« Reply #41 on: April 15, 2010, 08:18:16 PM »
Androsace helvetica a few days ago.

Alex

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Re: Cushions
« Reply #42 on: April 26, 2010, 06:56:32 PM »
Not very many cushions perform at their best outside in the garden, but here's one that does :

Schivereckia podolica

Luc Gilgemyn
Harelbeke - Belgium

David Lyttle

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Re: Cushions
« Reply #43 on: May 03, 2010, 11:22:25 AM »
This daisy is perhaps the ugly duckling amongst the Dionysias and Androsaces. (it had an unfortunate encounter with Dave Toole's boot prior to its career as a domesticated plant).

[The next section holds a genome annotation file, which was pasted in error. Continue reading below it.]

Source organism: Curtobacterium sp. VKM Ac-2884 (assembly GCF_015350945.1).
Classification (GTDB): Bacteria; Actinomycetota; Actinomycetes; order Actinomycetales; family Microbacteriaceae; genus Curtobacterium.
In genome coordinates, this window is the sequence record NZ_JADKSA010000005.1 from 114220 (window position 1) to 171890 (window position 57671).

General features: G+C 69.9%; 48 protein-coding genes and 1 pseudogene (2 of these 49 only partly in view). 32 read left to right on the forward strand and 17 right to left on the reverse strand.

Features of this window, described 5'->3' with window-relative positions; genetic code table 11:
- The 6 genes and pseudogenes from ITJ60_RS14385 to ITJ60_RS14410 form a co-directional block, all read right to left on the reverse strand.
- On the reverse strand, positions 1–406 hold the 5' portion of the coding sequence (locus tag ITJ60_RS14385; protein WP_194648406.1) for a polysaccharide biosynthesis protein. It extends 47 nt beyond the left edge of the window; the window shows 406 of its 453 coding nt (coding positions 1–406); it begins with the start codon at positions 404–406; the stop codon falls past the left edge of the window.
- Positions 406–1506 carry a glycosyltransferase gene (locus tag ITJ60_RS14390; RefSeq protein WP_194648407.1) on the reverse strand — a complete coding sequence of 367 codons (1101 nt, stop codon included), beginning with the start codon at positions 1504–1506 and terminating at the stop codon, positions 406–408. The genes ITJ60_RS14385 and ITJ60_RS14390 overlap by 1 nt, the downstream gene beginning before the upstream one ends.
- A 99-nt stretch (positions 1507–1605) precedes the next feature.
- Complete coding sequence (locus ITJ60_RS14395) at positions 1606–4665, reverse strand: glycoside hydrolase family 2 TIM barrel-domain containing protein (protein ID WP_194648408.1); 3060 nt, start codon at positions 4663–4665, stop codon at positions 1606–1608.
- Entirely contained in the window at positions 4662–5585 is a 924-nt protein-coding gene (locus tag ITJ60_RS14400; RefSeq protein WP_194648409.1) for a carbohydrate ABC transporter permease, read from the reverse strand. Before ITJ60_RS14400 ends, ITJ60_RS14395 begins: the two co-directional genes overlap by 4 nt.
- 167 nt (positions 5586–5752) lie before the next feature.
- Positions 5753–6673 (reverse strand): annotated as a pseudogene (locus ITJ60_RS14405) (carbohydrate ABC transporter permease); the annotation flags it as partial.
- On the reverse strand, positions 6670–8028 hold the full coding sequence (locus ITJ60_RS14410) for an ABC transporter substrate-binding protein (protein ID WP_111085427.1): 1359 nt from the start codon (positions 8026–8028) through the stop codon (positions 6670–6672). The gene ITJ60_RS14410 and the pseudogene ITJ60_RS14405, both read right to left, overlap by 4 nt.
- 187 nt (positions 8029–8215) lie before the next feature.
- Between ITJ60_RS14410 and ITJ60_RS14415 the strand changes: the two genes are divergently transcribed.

It seems to have recovered from that insult and has rewarded me with five flowers. Celmisia philocremna is known only from the Eyre Mountains where it grows on rock outcrops (philocremna = crag-loving). It is a very distinctive plant and is unlike any other any other species of Celmisa. It is curious that it was flowering in the wild in January and the cultivated plant is flowering in May.
« Last Edit: May 03, 2010, 11:28:49 AM by David Lyttle »
David Lyttle
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Gerdk

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Re: Cushions
« Reply #44 on: May 03, 2010, 06:48:03 PM »
Not very many cushions perform at their best outside in the garden, but here's one that does :

Schivereckia podolica




Indeed - nice performance!

Gerd
Gerd Knoche, Solingen